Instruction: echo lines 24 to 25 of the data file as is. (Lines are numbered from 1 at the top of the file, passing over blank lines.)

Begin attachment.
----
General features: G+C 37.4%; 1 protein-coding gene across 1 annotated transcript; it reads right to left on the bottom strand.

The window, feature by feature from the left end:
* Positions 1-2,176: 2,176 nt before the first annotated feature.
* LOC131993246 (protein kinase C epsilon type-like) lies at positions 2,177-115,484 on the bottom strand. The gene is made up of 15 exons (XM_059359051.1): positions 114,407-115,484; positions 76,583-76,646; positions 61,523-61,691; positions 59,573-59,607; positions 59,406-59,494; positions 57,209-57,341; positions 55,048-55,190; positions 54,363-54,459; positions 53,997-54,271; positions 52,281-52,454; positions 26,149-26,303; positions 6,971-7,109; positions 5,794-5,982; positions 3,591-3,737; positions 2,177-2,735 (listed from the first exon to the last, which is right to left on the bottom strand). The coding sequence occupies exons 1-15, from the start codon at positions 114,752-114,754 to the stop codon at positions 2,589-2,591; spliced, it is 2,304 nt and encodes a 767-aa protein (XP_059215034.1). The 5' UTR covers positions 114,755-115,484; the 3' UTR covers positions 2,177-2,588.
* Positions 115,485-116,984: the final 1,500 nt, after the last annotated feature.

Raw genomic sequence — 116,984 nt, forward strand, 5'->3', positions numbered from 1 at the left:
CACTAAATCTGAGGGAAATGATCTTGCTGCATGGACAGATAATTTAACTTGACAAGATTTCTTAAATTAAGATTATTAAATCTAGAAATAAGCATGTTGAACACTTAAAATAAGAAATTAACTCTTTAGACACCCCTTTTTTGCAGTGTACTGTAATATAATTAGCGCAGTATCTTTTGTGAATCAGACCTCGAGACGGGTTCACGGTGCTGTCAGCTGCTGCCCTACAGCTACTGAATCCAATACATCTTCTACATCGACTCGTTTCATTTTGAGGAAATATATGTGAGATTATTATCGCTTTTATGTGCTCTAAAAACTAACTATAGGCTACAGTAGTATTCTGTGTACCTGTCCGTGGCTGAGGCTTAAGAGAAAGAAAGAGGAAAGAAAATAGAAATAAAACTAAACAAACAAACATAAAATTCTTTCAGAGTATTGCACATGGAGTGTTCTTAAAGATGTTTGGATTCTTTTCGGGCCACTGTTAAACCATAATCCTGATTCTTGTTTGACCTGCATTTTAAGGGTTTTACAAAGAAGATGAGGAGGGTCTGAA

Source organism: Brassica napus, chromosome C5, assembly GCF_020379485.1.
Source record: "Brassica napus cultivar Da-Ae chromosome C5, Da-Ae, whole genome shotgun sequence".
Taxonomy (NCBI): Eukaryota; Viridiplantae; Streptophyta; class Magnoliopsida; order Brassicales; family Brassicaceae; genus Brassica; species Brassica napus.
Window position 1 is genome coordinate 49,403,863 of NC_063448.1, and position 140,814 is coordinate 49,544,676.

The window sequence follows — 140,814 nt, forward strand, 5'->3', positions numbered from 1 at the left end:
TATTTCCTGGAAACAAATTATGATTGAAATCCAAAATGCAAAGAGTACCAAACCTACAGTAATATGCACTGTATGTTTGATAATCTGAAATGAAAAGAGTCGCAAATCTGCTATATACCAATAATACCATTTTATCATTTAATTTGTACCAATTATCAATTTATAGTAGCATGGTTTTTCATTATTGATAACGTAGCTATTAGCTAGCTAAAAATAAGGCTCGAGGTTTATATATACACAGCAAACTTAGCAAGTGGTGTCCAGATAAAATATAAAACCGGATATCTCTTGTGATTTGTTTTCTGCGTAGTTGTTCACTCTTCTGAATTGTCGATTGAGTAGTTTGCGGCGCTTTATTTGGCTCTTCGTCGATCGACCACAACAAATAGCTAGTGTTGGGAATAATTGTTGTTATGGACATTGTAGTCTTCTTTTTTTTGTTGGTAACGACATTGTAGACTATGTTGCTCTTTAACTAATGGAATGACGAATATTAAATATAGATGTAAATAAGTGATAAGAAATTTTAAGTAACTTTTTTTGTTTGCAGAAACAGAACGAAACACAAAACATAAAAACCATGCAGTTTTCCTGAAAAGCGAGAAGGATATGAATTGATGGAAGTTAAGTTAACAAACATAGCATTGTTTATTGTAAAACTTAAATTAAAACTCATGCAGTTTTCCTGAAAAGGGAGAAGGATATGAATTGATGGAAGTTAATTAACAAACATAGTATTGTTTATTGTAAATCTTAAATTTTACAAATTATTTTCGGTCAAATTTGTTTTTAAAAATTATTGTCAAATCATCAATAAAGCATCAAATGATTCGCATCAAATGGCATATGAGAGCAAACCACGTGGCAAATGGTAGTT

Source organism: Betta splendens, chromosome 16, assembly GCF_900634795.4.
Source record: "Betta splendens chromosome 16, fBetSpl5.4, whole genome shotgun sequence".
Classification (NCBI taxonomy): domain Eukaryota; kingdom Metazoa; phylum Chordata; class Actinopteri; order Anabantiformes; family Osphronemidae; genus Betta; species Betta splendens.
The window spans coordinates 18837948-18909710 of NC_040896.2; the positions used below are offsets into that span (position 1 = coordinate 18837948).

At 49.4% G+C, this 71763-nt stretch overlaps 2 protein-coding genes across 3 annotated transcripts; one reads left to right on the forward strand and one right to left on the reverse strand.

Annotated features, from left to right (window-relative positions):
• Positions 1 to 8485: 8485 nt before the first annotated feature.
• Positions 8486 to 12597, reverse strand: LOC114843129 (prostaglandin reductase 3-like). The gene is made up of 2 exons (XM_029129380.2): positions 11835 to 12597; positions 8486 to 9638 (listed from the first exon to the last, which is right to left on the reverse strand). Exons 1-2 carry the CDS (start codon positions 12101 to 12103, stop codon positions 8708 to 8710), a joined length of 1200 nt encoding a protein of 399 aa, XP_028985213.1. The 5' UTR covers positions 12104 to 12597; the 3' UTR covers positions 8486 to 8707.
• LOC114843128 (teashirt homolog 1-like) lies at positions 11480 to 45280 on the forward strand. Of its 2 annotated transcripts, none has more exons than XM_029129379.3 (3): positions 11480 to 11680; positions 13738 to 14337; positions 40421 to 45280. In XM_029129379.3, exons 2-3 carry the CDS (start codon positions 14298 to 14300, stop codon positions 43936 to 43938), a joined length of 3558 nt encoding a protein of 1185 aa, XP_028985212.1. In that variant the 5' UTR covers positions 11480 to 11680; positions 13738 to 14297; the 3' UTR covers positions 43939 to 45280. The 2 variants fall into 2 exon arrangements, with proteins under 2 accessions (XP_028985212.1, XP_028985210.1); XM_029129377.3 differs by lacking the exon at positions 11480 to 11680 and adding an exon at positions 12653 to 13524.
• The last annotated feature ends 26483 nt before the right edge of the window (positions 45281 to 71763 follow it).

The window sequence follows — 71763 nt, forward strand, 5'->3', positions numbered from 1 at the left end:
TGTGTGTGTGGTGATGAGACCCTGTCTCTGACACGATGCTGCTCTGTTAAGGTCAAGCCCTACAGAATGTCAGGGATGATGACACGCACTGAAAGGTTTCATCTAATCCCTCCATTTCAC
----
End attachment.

The window sequence follows — 71763 nt, forward strand, 5'->3', positions numbered from 1 at the left end:
TGTGTGTGTGGTGATGAGACCCTGTCTCTGACACGATGCTGCTCTGTTAAGGTCAAGCCCTACAGAATGTCAGGGATGATGACACGCACTGAAAGGTTTCATCTAATCCCTCCATTTCAC